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FOCPL: What should readers know before they pick up one of your books?

I actually queried one of my fans about this … here is what they said: They are hard to put down once started. Expect the unexpected. You will be pulled along and become one with the characters.

LuckyStrike-WEBFOCPL: Where do you write? Do you have a particular routine you follow?

 I write best when the house is quiet, early in the morning. I sit in a big easy chair with my mouse on the arm of the chair. When I’m working on a new draft I generally get up earlier than I normally do: when I am in “novel mode” I find that I am driven to continue working.

FOCPL: If you came with a warning label, what would it say?

 CAUTION, NOVELIST: Anything you do or say could end up in one of his works.

FOCPL: What part of writing brings you joy? What part do you struggle with?

Completing a draft is quite satisfying.
Revision is harder and I wonder to myself sometimes, “Who wrote this crap?”
Being offered a contract is great.
Marketing is the pits and I find I must grapple with its realities constantly.

FOCPL: What famous authors (dead or alive) would you like to visit with? Why?

 My first choice might seem like an odd one.  Ernie Pyle. He was a non-fiction writer who tackled some of the most difficult writing imaginable, under horrendous conditions as a war correspondent. He hated what he had tasked himself to do, yet he told the stories that needed to be told and continued to return to the battlefields, where he ultimately gave his life. He was a marvelous wordsmith and he brought the nitty-gritty of World War II to everyday Americans in a way no one else could.  He is easily one of the best writers of the Twentieth Century. Another would be Tolkien, but I’d query him on his World War I exploits, not on his tales of Hobbits and Elves.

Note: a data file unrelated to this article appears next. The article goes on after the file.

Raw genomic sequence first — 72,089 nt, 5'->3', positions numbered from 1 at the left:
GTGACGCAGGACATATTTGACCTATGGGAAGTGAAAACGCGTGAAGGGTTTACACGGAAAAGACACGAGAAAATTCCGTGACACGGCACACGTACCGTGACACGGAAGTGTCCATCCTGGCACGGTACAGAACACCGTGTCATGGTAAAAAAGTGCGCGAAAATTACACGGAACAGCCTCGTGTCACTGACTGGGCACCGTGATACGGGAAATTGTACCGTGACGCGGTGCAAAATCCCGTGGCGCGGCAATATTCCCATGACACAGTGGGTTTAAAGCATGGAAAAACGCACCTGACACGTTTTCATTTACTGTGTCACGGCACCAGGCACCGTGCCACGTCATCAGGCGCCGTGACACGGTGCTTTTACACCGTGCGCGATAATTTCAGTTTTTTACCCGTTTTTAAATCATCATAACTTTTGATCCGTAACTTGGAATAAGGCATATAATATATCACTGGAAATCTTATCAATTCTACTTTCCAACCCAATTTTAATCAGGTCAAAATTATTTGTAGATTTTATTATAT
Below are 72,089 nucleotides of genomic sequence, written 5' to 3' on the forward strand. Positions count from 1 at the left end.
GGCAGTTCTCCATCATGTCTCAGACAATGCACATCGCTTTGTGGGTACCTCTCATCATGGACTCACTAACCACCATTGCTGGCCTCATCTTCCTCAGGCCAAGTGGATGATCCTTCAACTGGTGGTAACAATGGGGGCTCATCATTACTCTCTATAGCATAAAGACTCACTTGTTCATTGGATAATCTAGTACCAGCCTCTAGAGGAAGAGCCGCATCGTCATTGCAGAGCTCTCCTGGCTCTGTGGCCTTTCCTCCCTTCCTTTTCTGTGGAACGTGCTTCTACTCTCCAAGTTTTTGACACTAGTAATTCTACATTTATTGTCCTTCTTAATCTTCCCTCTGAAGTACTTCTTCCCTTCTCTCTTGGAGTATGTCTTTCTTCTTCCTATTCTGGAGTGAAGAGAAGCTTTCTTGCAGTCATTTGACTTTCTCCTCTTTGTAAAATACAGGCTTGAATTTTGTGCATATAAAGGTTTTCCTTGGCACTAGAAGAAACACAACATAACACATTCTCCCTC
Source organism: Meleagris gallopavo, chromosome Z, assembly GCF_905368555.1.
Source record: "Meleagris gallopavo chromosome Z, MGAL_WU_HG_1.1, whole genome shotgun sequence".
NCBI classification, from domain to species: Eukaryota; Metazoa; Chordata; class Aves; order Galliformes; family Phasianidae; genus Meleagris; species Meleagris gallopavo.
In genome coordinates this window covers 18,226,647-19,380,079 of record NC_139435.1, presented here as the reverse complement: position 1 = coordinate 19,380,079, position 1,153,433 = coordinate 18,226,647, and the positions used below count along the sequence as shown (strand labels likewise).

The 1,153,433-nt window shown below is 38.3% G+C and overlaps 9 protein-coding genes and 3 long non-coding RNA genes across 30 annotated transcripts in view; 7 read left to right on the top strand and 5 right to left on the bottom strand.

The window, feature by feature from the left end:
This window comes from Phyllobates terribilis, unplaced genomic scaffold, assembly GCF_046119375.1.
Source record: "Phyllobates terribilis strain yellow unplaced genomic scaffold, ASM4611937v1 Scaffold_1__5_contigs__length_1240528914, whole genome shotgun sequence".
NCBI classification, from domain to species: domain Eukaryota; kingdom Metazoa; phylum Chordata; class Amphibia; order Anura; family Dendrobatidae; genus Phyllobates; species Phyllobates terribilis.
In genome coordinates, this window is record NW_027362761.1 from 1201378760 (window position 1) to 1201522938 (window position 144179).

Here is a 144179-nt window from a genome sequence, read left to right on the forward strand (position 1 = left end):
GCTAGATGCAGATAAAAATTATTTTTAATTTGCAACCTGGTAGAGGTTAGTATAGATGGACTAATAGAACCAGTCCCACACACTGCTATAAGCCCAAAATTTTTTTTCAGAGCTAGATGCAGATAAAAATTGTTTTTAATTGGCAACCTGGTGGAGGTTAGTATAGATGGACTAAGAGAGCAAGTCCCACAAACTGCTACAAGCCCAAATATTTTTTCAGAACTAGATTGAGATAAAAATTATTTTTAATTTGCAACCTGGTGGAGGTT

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An Interview With Suzanne Adair

The Local Authors Book Fair is almost here! We’re so excited about our fabulous list of guests and hope all of you will come out to support our vibrant local writing community. We’re so fortunate to live in a place with so many talented locals!

To whet your appetite for the readings and book fair, we’ll be offering interviews with some of our guests across the next few days. Let’s meet Suzanne Adair!

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FOCPL: What should readers know before they pick up one of your books?

This won’t be the sanitized American Revolution pabulum you were fed in high school history class.

FOCPL: Why are you a writer?

I’m a writer because I enjoy tormenting imaginary people.

180214KillerDebtEbookCover700x1050FOCPL: What drew you into a writing life?

It was the power of nature unleashed in the hurricane I experienced when I was in second grade, plus (in the same month) a case of the mumps, which got me quarantined from school. I almost went out of my mind with boredom until I realized how well I could entertain myself by writing stories.

FOCPL: As a child, what did you want to be when you grew up?

An author (from second grade). To please family members, who believe art isn’t an legitimate career, I was a scientist for a while. I think they’ve given up on me.

FOCPL: Have you had any important mentors in your writing life?